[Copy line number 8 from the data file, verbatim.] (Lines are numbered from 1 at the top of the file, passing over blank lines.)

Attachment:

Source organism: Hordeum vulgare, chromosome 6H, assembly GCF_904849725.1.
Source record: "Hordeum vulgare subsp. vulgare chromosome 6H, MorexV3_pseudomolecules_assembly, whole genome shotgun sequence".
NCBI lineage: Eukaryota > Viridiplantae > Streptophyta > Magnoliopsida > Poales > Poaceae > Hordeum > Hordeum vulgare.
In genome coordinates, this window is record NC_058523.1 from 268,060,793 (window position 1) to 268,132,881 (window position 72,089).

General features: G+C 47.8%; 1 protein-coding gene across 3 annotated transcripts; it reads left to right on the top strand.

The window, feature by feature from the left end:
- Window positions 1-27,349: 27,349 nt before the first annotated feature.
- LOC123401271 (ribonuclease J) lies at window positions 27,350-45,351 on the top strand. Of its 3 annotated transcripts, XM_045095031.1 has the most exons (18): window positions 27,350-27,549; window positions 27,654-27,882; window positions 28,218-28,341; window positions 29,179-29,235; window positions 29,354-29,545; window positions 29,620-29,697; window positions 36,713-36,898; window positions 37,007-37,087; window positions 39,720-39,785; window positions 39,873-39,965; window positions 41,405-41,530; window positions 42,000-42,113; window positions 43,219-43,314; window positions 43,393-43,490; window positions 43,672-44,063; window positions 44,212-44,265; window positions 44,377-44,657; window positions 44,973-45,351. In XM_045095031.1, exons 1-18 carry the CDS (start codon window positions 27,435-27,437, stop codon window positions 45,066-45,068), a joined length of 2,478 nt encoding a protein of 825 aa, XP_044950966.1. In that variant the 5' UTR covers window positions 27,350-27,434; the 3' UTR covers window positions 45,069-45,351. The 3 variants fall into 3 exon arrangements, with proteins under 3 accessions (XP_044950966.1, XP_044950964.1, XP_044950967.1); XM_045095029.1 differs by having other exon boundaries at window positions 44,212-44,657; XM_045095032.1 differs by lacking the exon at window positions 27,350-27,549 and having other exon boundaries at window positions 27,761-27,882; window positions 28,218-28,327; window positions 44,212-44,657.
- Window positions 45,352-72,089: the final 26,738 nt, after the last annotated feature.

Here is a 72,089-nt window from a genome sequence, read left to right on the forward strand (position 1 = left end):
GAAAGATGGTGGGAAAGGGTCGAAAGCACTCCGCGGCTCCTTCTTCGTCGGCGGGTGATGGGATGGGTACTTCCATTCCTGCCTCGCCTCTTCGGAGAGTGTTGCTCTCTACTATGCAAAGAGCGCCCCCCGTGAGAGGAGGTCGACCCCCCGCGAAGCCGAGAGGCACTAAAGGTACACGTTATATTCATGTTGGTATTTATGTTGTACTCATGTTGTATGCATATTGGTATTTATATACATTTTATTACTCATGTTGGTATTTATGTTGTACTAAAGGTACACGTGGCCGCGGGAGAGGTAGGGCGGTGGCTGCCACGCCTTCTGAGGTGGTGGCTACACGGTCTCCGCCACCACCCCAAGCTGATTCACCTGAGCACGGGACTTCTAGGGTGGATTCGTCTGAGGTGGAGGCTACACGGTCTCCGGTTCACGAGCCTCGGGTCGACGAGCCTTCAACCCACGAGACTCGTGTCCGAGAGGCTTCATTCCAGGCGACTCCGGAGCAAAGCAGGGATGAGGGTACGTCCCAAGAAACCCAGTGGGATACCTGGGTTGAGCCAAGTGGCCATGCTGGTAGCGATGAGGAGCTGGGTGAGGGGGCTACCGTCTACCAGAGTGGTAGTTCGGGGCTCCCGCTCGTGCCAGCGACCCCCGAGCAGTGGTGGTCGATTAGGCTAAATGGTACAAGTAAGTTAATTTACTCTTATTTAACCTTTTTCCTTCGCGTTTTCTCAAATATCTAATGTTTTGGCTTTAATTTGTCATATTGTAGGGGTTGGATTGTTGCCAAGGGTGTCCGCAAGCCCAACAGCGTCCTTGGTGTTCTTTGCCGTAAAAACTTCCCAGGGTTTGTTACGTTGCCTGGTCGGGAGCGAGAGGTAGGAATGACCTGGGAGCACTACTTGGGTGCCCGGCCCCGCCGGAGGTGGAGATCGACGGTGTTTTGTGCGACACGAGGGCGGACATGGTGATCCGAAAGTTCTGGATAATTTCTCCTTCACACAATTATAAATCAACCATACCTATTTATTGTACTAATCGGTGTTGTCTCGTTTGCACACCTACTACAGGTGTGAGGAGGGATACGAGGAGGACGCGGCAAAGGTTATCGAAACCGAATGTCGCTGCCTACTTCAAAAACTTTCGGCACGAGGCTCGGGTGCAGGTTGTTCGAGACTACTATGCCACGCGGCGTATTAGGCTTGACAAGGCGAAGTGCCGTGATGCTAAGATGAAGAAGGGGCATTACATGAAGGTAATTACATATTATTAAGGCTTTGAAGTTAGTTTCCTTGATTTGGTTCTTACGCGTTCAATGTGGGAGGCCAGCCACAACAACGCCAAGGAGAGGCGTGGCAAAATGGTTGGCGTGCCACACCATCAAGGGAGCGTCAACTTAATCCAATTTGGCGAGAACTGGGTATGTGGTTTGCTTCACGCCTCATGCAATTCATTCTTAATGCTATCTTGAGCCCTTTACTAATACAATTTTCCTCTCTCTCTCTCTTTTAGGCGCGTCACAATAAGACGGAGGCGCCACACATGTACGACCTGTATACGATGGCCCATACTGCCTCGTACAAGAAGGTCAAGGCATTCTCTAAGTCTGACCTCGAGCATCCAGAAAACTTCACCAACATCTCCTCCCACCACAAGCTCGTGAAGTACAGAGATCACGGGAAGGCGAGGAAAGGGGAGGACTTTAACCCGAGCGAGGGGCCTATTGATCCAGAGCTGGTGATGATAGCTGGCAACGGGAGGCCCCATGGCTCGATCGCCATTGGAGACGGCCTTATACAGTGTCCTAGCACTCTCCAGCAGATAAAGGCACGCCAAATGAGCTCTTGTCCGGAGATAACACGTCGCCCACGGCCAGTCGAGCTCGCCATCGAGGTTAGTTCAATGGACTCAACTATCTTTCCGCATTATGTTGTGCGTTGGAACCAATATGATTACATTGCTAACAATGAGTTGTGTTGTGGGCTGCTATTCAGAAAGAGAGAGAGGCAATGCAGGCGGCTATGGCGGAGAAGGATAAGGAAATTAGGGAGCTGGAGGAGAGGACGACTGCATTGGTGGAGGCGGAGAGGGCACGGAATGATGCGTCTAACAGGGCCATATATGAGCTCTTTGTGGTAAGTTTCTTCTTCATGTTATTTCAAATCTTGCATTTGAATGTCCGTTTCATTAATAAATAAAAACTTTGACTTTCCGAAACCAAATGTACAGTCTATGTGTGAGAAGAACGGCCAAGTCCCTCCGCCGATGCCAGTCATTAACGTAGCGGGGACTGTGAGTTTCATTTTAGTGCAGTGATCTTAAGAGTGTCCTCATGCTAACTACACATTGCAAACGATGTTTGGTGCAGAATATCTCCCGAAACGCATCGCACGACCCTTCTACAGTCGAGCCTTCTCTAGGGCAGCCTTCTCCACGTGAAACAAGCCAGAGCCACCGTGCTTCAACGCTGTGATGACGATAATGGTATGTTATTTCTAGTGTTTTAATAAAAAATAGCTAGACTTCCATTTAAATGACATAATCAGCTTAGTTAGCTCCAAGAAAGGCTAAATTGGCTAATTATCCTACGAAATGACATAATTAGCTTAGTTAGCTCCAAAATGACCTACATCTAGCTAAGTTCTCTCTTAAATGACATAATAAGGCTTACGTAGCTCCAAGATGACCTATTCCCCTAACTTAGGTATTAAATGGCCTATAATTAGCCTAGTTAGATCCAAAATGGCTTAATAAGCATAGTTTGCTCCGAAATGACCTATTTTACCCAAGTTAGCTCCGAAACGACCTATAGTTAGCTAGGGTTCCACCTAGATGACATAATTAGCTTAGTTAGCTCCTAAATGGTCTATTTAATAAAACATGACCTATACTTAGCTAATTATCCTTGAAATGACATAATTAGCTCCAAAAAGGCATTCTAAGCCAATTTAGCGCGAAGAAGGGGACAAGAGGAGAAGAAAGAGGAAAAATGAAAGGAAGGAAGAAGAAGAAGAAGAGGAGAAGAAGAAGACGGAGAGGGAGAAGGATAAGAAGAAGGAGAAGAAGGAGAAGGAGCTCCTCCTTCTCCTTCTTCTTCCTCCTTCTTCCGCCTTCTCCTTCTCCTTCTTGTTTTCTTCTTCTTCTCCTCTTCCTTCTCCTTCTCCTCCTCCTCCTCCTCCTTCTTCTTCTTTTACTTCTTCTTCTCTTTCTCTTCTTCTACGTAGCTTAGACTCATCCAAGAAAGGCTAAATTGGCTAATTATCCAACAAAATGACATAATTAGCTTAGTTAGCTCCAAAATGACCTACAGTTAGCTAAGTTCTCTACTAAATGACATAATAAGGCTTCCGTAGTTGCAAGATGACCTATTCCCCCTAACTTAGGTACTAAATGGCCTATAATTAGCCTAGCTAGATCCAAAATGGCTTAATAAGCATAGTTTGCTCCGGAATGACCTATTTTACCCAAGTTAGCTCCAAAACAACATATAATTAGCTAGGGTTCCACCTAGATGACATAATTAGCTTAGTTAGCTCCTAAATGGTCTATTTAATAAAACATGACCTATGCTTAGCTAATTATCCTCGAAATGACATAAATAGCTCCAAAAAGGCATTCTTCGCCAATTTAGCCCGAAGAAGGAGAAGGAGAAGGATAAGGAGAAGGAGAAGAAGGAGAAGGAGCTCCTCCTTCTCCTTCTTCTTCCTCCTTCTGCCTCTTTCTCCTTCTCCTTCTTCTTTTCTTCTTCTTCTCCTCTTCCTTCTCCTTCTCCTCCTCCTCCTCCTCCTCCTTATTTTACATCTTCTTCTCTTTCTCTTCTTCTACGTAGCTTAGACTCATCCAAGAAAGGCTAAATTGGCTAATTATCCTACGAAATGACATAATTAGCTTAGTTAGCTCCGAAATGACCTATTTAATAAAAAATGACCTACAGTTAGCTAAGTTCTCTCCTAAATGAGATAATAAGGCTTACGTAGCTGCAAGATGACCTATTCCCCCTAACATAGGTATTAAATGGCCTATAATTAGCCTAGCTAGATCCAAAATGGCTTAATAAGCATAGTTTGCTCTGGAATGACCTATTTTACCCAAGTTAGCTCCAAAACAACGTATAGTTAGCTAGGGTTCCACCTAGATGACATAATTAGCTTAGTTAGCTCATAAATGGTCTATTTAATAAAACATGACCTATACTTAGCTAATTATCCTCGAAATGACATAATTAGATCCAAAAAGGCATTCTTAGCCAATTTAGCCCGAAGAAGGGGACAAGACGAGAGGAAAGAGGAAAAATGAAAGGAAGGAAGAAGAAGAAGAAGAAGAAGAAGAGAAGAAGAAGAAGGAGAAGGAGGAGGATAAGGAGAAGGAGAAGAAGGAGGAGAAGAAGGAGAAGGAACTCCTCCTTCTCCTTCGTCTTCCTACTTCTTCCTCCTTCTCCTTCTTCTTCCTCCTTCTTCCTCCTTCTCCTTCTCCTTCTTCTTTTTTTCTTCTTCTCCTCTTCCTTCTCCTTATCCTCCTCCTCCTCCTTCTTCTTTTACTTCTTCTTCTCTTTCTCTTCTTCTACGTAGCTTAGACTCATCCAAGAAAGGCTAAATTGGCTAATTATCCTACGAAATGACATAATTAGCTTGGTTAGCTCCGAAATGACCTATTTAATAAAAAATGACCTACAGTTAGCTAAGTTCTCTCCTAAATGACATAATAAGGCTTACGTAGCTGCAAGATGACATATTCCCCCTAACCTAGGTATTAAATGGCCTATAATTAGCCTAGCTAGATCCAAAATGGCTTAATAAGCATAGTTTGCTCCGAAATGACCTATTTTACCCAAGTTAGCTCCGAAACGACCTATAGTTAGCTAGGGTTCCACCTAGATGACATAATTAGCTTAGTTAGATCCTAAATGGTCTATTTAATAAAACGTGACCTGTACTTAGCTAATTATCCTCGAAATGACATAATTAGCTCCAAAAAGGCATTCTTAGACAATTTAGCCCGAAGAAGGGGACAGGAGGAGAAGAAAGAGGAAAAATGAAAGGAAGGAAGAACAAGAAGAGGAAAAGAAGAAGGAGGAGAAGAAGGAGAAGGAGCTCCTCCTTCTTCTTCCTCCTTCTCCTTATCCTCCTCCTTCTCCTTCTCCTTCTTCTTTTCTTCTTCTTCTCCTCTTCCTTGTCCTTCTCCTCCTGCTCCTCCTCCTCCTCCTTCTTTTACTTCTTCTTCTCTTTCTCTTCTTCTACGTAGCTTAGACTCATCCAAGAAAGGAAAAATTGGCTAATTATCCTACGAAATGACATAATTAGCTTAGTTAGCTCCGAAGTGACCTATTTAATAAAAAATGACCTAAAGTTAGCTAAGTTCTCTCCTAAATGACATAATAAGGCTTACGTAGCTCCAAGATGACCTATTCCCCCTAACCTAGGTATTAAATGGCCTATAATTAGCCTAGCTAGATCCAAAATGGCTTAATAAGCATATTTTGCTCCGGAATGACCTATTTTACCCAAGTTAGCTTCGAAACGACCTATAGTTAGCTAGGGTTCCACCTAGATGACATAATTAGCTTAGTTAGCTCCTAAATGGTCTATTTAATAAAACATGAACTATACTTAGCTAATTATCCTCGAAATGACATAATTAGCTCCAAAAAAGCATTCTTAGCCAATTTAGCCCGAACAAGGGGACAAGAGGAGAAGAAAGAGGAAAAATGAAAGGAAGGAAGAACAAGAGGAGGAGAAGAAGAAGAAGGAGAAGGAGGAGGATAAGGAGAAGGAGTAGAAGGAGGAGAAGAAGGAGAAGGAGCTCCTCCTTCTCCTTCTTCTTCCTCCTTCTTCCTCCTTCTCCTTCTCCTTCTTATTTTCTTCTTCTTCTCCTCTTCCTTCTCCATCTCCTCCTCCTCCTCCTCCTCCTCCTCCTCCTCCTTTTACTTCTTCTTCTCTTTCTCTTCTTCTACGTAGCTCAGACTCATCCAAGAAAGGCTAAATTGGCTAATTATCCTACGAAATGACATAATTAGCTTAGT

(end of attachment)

- LOC123401271 (ribonuclease J) lies at window positions 27,350-45,351 on the top strand. Of its 3 annotated transcripts, XM_045095031.1 has the most exons (18): window positions 27,350-27,549; window positions 27,654-27,882; window positions 28,218-28,341; window positions 29,179-29,235; window positions 29,354-29,545; window positions 29,620-29,697; window positions 36,713-36,898; window positions 37,007-37,087; window positions 39,720-39,785; window positions 39,873-39,965; window positions 41,405-41,530; window positions 42,000-42,113; window positions 43,219-43,314; window positions 43,393-43,490; window positions 43,672-44,063; window positions 44,212-44,265; window positions 44,377-44,657; window positions 44,973-45,351. In XM_045095031.1, exons 1-18 carry the CDS (start codon window positions 27,435-27,437, stop codon window positions 45,066-45,068), a joined length of 2,478 nt encoding a protein of 825 aa, XP_044950966.1. In that variant the 5' UTR covers window positions 27,350-27,434; the 3' UTR covers window positions 45,069-45,351. The 3 variants fall into 3 exon arrangements, with proteins under 3 accessions (XP_044950966.1, XP_044950964.1, XP_044950967.1); XM_045095029.1 differs by having other exon boundaries at window positions 44,212-44,657; XM_045095032.1 differs by lacking the exon at window positions 27,350-27,549 and having other exon boundaries at window positions 27,761-27,882; window positions 28,218-28,327; window positions 44,212-44,657.